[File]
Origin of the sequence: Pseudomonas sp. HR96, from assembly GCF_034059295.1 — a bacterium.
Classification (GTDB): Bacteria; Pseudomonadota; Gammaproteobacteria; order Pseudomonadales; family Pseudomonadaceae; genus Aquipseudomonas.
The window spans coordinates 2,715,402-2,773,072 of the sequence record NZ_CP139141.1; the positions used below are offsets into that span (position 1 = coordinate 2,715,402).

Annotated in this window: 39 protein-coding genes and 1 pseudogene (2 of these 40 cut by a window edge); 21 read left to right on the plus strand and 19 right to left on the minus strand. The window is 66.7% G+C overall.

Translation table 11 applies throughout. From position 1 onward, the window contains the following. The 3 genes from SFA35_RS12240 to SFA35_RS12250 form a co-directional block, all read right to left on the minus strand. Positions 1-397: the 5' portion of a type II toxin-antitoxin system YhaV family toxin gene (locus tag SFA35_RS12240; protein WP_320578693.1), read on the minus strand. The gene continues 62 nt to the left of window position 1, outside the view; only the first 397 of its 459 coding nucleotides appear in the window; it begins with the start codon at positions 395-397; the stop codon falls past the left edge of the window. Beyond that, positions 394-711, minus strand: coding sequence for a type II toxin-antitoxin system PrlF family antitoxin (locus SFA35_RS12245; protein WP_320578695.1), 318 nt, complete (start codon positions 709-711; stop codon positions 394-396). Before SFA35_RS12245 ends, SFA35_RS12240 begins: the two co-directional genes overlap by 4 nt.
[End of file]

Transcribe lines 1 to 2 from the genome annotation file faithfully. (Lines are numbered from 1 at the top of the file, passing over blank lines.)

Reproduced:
Origin of the sequence: Pseudomonas sp. HR96, from assembly GCF_034059295.1 — a bacterium.
Classification (GTDB): Bacteria; Pseudomonadota; Gammaproteobacteria; order Pseudomonadales; family Pseudomonadaceae; genus Aquipseudomonas.